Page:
Rice Pilaf

My mother's rice pilaf recipe, made with long grain white rice, onion, celery, stock, seasoned salt, pepper, and cayenne.

  • Yield: Serves 6 to 8.


  • 2 cups white rice (preferably long grain)
  • 2 teaspoons of chicken fat or olive oil
  • 1/2 cup chopped onion - green onion (scallions) or yellow onion
  • 1/2 cup chopped celery
  • Up to 4 cups of stock (amount depends on the type of rice you are using), either chicken stock or vegetable stock for vegetarian option, or a mix of water and stock*
  • 2 teaspoons of seasoned salt
  • 1/4 teaspoon ground pepper
  • 1/8 teaspoon cayenne
  • 1/2 cup chopped fresh parsley

*For gluten-free version, use gluten-free stock.


1 Look at the cooking instructions for your rice. If your rice calls for 2 cups of water for every cup of rice then you will need a total of 4 cups of liquid. If your rice calls for 1 2/3 cups of water for every cup of rice, you will need a total of 3 1/3 cups of liquid.

You want to cook the rice in a liquid that is primarily stock - chicken stock or vegetable stock. Up to half of the liquid can be plain water, but at least half of the needed liquid should be stock. Homemade stock is the best, of course, and will make a big difference in the quality of the resulting pilaf.

Heat the measured amount of stock needed in a saucepan, at least 2-qt sized.

rice-pilaf-1.jpg rice-pilaf-2.jpg
2 While the stock is heating, heat a large skillet on medium high heat. Add the chicken fat (or oil), melting it so it coats the bottom of the pan. Add the uncooked rice and brown the rice, stirring occasionally, for a couple of minutes. Add the onions and celery and cook a few minutes longer, until the onions begin to soften.

3 If you are using canned or boxed broth, be careful of how much seasoning you add. We usually use homemade, unsalted chicken stock, so we add 2 teaspoons of Vegesal (can use plain salt or other seasoned salt) along with ground pepper and a dash of cayenne. If you are starting with seasoned broth, you may only need to add a teaspoon of Vegesal or salt. Taste test the broth/stock. It can be a little on the salty side because the rice will absorb a lot of the salt.

rice-pilaf-3.jpg4 Carefully empty the slightly browned rice into the saucepan with the stock. Bring to a simmer, reduce the heat, cover, and cook for as long as the instructions say on your package of rice. Usually between 15 to 25 minutes. Use a timer. After the set amount of cooking time, remove the pan from the heat and let sit for 10 minutes, covered. At no point during the cooking of the rice should you uncover the pan.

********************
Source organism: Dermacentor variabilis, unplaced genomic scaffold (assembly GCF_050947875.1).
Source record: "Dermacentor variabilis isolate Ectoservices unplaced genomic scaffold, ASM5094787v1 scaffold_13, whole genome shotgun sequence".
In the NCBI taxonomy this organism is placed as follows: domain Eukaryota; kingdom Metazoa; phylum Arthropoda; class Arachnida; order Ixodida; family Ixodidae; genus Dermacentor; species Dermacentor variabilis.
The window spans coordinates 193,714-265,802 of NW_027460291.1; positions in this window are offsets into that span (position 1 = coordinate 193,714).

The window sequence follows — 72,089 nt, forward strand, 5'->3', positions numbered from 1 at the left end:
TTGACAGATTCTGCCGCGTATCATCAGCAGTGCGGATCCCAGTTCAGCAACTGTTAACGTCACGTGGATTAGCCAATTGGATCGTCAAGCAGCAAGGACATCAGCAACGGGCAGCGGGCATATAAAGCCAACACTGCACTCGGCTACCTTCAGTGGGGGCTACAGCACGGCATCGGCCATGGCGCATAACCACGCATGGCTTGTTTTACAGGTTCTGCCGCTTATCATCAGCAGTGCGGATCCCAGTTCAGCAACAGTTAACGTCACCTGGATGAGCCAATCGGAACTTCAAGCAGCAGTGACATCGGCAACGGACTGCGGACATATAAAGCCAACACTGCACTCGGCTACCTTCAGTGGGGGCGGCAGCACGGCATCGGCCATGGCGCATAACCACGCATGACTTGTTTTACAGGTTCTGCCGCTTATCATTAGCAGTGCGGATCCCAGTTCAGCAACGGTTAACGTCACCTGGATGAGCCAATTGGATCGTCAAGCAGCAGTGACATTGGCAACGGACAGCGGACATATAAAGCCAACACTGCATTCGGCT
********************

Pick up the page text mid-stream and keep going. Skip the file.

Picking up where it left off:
Note that you could also pour the stock into the pan with the rice, cover and cook. This is the more usual way to make pilaf. We have found however more consistent results by pouring the rice into the saucepan of stock.

Fluff with a fork to serve. Stir in chopped parsley. You can also mix in heated peas, toasted almonds, or raisins to the pilaf to make it more interesting.

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  • mira aries

    your mom sounds like me. my son always say “whatever is in the kitchen” dish.
    aometimea we are lacking of 1 or 2 ingredients and it’s cumbersome to walk 20 mins to the shop to get that. so I improvised or use alternative ingredients closest.
    thanks for this recipe !
    Ummi from Singapore.

  • Gaby

    I was also skeptical of the celery but it was so perfect! 1st time making pilaf. I used a Mixed Rice package (brown & wild combo) and it worked brilliantly. I also used olive oil/ butter combo and yellow onion. Thanks for sharing this method and thanks to your momma!

  • Holly

    The rice was so fluffy and FLAVOURSOME! I made this to pair with a Moroccan chicken recipe (on this website) and it was perfect. I think my partner loved the rice more.. ha ha.